Adrian 'Taco' Kovacic, 19, Bronte, NSW
My heart pounded as I battled through the waves. A life was at stake - saving it was up to me. 'You're okay,' I said, pulling the girl onto my board.
I've only been working as a trainee lifeguard for a year, but I'm more than familiar with the swells of Bondi Beach. Growing up in Bronte, I've been surfing for as long as I can remember. My mates and I'd hit the waves after school, and my heart has always belonged at the beach.
When school finished, I was at a loss as to what I wanted to do so I spent my days in the sun, surfing the swells and chatting to the lifeguards. Hearing all of their heroic stories, I guess you could say I looked up to them.
'Why don't you ask them for a job?' Mum said. What could be better than doing what I love and getting paid for it?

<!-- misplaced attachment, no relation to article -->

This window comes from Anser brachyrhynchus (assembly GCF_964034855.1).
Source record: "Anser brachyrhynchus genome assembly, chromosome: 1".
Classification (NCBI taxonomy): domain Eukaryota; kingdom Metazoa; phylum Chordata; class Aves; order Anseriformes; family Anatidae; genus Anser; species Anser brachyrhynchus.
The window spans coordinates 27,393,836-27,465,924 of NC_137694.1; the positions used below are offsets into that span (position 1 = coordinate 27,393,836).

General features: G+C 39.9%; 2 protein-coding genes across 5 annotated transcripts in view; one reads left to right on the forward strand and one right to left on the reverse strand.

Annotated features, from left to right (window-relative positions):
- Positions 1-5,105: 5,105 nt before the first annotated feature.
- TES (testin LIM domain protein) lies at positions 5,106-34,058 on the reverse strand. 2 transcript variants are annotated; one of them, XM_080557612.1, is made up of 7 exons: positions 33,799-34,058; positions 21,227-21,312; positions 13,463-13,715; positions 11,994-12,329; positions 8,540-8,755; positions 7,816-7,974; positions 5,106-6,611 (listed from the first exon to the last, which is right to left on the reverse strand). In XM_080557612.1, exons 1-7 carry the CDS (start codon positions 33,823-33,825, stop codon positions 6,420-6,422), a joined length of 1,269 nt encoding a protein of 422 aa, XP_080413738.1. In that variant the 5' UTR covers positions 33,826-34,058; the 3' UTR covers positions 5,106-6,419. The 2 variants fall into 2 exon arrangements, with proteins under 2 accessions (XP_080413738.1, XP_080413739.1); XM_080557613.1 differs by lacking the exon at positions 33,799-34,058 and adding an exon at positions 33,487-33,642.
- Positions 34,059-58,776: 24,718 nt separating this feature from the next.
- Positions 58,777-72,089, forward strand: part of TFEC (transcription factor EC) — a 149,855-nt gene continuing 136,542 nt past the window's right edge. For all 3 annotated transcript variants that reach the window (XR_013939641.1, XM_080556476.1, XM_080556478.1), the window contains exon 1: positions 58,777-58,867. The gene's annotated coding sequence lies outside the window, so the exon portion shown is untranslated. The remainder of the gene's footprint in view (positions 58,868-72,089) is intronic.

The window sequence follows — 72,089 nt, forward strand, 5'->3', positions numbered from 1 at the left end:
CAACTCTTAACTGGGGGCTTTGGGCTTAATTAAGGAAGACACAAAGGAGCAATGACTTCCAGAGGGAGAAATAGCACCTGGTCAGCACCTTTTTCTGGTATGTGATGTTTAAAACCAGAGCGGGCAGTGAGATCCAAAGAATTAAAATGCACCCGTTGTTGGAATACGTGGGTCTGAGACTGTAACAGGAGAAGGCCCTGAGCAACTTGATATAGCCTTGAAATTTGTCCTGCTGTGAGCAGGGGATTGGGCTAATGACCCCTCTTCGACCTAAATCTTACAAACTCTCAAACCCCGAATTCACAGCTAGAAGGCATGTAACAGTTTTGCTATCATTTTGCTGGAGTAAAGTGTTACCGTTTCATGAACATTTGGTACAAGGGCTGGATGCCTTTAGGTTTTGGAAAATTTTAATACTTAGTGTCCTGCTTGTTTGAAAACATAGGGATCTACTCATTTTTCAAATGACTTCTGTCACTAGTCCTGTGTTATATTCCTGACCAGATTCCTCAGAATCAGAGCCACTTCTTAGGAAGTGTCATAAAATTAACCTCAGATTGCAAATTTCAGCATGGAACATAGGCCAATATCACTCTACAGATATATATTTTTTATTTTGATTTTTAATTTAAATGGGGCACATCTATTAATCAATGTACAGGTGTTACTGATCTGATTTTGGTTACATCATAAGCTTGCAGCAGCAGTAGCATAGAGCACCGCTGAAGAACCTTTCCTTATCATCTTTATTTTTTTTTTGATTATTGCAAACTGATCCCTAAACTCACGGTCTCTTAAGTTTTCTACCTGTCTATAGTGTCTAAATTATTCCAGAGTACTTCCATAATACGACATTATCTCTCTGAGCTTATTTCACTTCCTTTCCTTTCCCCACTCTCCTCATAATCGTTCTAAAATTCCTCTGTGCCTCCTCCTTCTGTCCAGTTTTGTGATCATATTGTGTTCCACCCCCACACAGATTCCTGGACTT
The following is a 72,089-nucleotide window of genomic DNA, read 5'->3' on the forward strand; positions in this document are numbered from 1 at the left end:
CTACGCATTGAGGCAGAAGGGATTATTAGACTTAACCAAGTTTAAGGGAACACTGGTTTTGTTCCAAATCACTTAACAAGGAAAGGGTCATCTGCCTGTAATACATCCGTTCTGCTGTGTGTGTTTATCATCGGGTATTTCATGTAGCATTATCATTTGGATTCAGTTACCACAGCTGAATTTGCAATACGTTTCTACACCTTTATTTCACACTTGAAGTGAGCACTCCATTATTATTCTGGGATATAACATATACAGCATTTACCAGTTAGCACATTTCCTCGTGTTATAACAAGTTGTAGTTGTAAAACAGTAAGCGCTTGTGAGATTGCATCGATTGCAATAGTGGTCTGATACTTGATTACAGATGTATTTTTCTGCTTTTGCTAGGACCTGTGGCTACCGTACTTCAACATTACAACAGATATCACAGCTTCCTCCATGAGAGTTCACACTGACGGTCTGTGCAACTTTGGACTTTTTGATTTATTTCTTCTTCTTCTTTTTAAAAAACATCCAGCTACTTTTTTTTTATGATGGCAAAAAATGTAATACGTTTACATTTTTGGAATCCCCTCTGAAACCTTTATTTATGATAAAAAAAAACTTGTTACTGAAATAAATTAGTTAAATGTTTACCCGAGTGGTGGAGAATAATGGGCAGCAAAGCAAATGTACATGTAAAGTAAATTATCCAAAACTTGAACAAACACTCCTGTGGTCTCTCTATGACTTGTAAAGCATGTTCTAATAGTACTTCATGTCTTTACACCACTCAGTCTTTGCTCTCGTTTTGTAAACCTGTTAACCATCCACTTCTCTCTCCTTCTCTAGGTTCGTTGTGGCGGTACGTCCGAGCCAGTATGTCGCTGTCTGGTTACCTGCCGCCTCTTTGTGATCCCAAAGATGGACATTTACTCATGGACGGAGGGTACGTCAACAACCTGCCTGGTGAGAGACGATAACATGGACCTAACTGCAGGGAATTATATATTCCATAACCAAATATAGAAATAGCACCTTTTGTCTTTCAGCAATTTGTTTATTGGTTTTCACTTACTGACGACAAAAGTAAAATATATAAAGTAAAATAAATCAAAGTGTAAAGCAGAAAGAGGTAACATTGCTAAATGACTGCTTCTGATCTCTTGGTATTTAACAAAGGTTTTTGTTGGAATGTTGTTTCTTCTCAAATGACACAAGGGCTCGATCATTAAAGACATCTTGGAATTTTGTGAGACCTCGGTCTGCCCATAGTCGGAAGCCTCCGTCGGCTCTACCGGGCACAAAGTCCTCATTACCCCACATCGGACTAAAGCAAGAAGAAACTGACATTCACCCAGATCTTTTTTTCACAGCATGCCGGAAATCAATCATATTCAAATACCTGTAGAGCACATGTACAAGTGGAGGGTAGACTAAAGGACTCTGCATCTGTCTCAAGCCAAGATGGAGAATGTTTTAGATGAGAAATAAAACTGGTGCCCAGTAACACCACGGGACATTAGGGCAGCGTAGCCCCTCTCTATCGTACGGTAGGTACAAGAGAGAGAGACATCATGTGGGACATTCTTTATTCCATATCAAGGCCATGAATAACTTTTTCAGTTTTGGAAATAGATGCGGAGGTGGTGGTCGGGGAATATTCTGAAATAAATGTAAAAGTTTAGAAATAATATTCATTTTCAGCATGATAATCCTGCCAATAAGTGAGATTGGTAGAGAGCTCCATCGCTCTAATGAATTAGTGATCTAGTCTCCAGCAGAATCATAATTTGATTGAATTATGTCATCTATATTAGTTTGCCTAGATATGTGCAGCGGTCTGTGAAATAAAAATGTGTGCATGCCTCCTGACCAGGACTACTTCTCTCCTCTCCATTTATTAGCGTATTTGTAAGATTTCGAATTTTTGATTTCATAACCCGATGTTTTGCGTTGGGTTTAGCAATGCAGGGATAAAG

Still, getting employed as a lifeguard isn't easy. It takes hours of rigorous training in the surf and at the gym. There is a lot of theory work, learning about the protocol and how to make a rescue. I was so stoked when I found out I got the job.
In the past year, I have made about 15 serious rescues but so far the older, more experienced lifeguards have protected me from the more taxing jobs.
Although we make hundreds of rescues each year, it doesn't always go according to plan. The surf can be unforgiving and we don't always get to people in time.
We treat those cases with the utmost respect - and then, when everything's taken care of, we deal with the emotional toll. But even when times get tough, I'm ready for anything! I really love that it's my job to save lives.
When the camera crew turned up to film us for Bondi Rescue, it was a little nerve-racking. But you get used to it, knowing you just have to focus on the task at hand. It's great that people can see what we do each day, and hopefully viewers will be more cautious when they hit the surf.
As told to Kim Bonett